Free Stories Should Never Be Expected to Be Perfect

Little over a year ago, I decided to become an author. Since then, I’ve been reading countless articles about writing stories and how to publish them. And what I could glean from all those articles were: there are immense expectations on the writer by the reader.

This is not by itself a bad thing. High expectations incentives you to do your very best.

However, it seems to me that no flaws are acceptable whatsoever when you publish your story, whether it’s free or for profit. For some reason, we are expected to spend hundreds of dollars on editors and professional artists to make our product perfect from the start.

“Don’t dare post or publish a flawed story, or your reputation will suffer,” they say. As if you could make a perfect your first time around…

Where did this idea come from? This idea that independent writers must have the same standards as a multimillion dollar publishing business?

Because frankly, we neither have the time nor resources to make it flawless and I have no inclination to spend a lot of money on something that will ultimately be free (or even 99 cents).

I think this idea of the flawless writer deters many to publish their works, even on their own blogs or other free sites. I know I had my hesitations.

But after browsing around the early works of other artists on DeviantArt and on Youtube, I began to wonder: they can put out free content without nearly as many expectations as writers; their early work being incredibly low quality.

But even if they did suck, they still had a certain charm to their content, a uniqueness that made them grow their audience, and slowly, they improved the quality of their work.

Meanwhile, writers hold on to their stories because they either cannot find a publisher or because they are too ashamed to publish a non-professionally edited story themselves.

Why should a typo, a badly written character and some pacing problems ruin an otherwise good story? For sure, it’s a shame that it isn’t perfect, but there will be other stories later made. And if the author is lucky, a publisher will notice him/her and correct all those mistakes in a printed edition.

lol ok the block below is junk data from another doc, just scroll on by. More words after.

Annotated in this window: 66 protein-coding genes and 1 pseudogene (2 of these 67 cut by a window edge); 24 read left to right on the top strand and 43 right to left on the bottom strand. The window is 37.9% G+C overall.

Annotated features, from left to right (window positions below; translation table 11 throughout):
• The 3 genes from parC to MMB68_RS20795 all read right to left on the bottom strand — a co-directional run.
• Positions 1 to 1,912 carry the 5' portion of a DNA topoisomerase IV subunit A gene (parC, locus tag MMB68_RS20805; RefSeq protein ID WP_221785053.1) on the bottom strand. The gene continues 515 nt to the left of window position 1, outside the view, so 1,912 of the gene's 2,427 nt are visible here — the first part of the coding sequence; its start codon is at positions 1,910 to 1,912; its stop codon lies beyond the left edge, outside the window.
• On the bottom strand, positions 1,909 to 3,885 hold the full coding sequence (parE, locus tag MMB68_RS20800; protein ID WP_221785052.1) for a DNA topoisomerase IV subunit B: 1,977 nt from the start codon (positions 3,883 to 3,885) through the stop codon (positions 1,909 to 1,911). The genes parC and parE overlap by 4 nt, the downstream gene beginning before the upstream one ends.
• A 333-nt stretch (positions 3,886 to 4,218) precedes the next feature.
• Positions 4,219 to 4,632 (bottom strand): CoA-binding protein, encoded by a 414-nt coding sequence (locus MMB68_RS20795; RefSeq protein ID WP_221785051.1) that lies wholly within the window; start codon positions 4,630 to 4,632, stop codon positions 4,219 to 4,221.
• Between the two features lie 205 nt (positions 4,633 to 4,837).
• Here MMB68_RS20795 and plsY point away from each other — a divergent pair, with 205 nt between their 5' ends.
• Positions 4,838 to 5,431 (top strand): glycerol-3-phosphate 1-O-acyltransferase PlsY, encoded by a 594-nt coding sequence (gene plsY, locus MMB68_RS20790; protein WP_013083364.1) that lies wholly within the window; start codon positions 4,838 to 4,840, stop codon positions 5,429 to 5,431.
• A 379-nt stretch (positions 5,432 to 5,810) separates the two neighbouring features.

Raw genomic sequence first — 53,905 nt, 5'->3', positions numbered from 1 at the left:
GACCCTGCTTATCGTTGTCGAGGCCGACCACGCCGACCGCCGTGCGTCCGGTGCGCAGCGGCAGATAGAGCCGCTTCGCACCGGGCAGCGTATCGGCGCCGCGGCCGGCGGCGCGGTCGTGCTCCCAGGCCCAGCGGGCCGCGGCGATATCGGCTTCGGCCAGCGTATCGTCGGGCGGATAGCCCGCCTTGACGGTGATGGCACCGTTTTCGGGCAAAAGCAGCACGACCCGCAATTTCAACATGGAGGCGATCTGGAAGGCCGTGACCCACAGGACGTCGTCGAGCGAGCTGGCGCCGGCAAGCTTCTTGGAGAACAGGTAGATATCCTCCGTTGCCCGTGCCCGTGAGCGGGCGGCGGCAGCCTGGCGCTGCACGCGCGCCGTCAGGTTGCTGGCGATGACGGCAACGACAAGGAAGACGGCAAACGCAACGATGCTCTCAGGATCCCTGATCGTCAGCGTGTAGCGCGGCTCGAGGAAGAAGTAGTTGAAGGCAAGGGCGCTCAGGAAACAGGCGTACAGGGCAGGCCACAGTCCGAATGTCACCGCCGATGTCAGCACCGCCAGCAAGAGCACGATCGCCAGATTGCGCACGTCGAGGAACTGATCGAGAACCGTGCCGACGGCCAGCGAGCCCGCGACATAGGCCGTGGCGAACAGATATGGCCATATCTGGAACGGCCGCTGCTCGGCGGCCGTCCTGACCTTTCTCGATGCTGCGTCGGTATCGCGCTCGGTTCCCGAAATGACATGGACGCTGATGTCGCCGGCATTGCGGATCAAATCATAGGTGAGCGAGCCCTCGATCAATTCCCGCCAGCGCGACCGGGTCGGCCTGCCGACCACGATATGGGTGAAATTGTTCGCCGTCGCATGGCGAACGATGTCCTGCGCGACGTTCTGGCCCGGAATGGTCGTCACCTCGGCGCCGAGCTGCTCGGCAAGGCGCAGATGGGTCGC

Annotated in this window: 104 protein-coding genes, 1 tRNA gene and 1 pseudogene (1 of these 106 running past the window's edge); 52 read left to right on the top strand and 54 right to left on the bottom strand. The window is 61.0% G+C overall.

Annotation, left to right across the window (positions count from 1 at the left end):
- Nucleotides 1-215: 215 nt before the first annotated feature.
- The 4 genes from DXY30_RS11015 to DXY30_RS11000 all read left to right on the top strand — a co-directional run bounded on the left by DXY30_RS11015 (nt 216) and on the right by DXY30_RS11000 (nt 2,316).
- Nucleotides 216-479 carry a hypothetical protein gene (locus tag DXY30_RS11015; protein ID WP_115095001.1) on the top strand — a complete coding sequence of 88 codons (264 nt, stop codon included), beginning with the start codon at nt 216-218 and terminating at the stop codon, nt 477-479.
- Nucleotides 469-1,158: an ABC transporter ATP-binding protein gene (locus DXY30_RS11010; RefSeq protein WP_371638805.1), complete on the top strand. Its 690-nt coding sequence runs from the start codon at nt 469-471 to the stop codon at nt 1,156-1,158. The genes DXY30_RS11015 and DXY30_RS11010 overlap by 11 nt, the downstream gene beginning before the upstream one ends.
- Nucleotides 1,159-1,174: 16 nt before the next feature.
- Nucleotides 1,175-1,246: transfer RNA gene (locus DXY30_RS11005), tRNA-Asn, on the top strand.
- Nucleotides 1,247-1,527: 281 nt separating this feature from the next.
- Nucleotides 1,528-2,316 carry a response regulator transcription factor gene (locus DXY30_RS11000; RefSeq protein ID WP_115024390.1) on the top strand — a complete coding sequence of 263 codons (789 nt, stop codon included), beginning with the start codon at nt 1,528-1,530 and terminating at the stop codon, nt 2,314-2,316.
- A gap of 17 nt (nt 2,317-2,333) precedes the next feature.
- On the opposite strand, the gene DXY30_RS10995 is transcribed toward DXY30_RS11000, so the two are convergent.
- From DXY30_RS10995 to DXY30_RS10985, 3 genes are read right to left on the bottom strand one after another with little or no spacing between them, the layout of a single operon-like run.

What I’m saying is, publish your stuff. Make it available to the internet. Critiques be damned!

Amazon is our Youtube, our DeviantArt, the only difference is we cannot make it free on this platform. Which makes all the difference, unfortunately.

I highly recommend you read this article if you want to learn more about what demanding perfection can do to a creative. “When Perfection Goes Wrong

3 thoughts on “Free Stories Should Never Be Expected to Be Perfect

  1. Beta readers can help. And grammarly is a nice tool to add to your arsenal to help if you don’t have the best editing skills. I’m a seasoned editor and even grammarly (the free version) found a few things I missed. Recently, I discovered that having your kindle read your book to you is an invaluable tool in catching things that aren’t right. No book is error free, and good writers evolve over time.

    Liked by 1 person

    1. Oh, I have any quarell with reviewers or any of the like. This was just some reflections that I had, with a bit of emotional flavour to it.

      What do you mean by the kindle reading the book for you? Like an audiobook?

      Liked by 1 person

      1. Yes, kindles with headphone Jack’s or speakers (and the apps, I believe) can do a text-to-speech function. It sounds a bit robotic, but it helps to find things that don’t sound right. So it’s similar to an audiobook.


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